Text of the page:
PMID: 1004293Nov 1, 1976Paper

A study of women students at King's College Hospital Medical School

Medical Education
G B ClackR W Tomlinson

Abstract

The admission statistics between 1967 and 1975 were studied and it was found that of the students applying a higher proportion of women than men have been admitted to King's College Hospital Medical School and that the percentage has also risen during the period for 20% in 1967 to 38% in 1975. The performance of 206 students was examined and it was found that in the A-level examinations the women studentss had significantly higher score in Zoology/Biology than the men, higher score but not significantly so in Chemistry and lower scores in Physics. It was found that the women students had higher scores than the men in the multiple choice examinations in medicine and surgery at the end of the first clinical year but that these differences were not statistically significant. In their firm reports during the first clinical year the women students had higher scores than the men in both ability and effort, but only significantly so in the case of the score for effort. In the Final London MB BS examinations in Medicine and Surgery the women had significantly higher marks than the men in both subjects. This superior academic performance and motivation at undergraduate level is discussed in the light of the lower work record of women me...Continue Reading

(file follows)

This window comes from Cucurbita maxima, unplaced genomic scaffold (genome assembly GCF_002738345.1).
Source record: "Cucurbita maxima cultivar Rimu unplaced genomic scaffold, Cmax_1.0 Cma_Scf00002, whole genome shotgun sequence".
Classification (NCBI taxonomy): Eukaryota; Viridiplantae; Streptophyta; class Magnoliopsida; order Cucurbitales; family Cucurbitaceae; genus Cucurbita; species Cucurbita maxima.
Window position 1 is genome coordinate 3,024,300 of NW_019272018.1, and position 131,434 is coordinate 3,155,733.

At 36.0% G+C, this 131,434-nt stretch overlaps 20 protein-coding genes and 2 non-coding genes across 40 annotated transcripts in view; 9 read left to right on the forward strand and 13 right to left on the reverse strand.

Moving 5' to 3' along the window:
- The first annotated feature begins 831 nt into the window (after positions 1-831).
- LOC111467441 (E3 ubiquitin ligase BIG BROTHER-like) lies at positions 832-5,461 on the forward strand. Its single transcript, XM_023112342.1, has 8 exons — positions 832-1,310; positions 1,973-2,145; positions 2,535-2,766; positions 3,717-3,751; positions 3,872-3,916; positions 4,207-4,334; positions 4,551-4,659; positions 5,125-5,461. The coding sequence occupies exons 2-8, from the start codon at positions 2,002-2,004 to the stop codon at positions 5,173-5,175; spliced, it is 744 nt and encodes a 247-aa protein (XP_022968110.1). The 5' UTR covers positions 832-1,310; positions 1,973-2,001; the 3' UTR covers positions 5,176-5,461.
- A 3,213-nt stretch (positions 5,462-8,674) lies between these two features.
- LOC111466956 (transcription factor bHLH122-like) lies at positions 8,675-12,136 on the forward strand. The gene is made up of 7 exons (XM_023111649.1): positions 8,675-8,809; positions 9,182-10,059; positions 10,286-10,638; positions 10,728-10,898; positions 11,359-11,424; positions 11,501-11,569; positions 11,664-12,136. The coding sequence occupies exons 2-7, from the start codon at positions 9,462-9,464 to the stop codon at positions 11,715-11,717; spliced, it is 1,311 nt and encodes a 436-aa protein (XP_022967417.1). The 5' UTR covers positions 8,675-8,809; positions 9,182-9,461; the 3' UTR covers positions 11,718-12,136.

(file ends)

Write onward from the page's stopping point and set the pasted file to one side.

References

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Citations

Sep 1, 1980·Medical Education·J Gordon
Sep 1, 1986·Medical Education·D A Alexander, J M Eagles
Mar 1, 1989·Medical Education·R F Gledhill, C A Van der Merwe
Oct 3, 2007·Internal Medicine Journal·A Wilson
Feb 1, 1991·Psychological Medicine·S L McElroyP E Keck
Dec 10, 1977·The Medical Journal of Australia·J F Garvey

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